James Farmer

James Farmer

James Farmer, an American civil rights activist, played an integral role in the American Civil Rights Movement. Through his position as the leader of the Congress of Racial Equality (CORE), he helped to shape the methods of nonviolent protest used by activists. He was commended for his work by President Clinton, when he was awarded the Congressional Medal of Freedom in 1998.

Born on 12 January 1920 in Marshall Texas, James Farmer has often been called a ‘child prodigy’. From a young age he showed skill for debating and he enrolled at Wiley College at the age of 14. He achieved great academic success despite the segregated school system in Texas.

From Wiley College, he went to Howard University’s School of Religion and graduated with a divinity degree In 1942. Farmer planned to follow in his father’s footsteps and take up ministerial work.

Instead, he devoted his life to civil rights and social justice causes. After organising sit-ins to desegregate a Chicago restaurant in 1942, Farmer along with other religious pacifists, founded CORE – the Congress for Racial Equality.

Farmer was one of the original founders of CORE. In 1961 he was re-elected as director at a time when the Civil Rights Movement was gaining momentum.

Farmer is celebrated for his role in the 1961 Freedom Rides. He hoped that the initiative would demonstrate the power of CORE’s philosophy of nonviolent direct action. The aim of the Freedom Rides was to challenge continued segregation on interstate transport.

Farmer resigned from leading CORE in the mid-1960s. He was concerned that the organisation was moving away from its principle of non-violent resistance and losing sight of its original goal of ending discrimination. Farmer disapproved of CORE’s involvement with the campaign against the Vietnam War. He believed that it should focus on domestic issues rather than foreign policy.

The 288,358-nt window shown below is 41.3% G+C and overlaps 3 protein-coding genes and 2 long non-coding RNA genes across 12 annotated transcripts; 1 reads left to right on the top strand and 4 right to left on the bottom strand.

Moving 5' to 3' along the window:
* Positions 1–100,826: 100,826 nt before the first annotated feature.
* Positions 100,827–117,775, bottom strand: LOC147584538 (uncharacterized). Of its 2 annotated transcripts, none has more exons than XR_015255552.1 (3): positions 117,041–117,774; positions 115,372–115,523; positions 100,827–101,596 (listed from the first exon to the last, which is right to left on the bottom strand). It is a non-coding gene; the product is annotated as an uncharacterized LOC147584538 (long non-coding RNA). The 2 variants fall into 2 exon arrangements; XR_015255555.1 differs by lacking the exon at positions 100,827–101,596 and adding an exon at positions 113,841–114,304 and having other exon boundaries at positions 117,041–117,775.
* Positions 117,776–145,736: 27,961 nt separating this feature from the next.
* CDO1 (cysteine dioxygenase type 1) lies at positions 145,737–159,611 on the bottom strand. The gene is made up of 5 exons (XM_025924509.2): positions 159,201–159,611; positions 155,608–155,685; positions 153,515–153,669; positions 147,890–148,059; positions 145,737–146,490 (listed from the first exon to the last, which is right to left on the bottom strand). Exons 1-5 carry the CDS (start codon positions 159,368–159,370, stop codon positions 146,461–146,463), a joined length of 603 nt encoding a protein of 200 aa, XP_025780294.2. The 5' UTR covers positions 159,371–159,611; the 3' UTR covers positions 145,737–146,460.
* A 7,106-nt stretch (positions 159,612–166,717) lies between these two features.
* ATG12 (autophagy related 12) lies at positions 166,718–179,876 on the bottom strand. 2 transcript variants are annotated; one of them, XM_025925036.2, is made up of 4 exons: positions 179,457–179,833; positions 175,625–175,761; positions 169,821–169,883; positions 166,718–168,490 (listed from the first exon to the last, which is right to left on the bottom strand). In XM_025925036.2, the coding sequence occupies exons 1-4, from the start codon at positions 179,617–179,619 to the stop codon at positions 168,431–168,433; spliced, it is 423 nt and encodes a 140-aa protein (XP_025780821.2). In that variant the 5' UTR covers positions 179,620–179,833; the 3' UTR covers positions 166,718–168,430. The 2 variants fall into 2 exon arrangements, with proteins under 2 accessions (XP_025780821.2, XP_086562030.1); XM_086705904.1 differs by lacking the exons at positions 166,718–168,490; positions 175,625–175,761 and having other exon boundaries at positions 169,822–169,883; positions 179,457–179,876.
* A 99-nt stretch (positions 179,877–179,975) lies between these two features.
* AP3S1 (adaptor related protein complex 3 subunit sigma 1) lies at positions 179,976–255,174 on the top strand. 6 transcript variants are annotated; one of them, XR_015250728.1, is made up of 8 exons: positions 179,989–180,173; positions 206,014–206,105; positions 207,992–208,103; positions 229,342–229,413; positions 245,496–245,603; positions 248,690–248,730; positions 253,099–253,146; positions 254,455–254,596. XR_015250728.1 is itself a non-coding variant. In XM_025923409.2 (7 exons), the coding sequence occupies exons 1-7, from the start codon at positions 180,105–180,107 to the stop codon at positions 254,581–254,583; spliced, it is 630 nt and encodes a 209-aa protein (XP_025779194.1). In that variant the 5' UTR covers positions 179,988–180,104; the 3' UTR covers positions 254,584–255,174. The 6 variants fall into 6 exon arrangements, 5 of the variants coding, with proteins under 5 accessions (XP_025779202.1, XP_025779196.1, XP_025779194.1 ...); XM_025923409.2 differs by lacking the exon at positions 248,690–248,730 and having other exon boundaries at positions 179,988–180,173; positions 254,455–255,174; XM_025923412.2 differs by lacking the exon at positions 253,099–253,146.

After a few years of teaching at Lincoln University, Farmer attempted to get in to Congress on the Republican ticket, but failed. He later worked as Assistant Secretary of Health, Education and Welfare in Richard Nixon’s administration. He soon became frustrated over the inefficiency of the bureaucracy.

President Bill Clinton awarded him the Presidential Medal of Freedom in 1998 for his contribution to the Civil Rights Movement.

James Farmer died on July 9th, 1999.

See also: Albany 1961

MLA Citation/Reference

"James Farmer". HistoryLearning.com. 2023. Web.

Key facts

Name: James Farmer
Birth Date: 12 January 1920, Marshall, Texas
Death: 9 July 1999, Fredericksburg, Virginia
Occupation: Civil rights activist and co-founder of CORE
Known for: Work with CORE, advocation of nonviolent protest, and organiser of the Freedom Rides.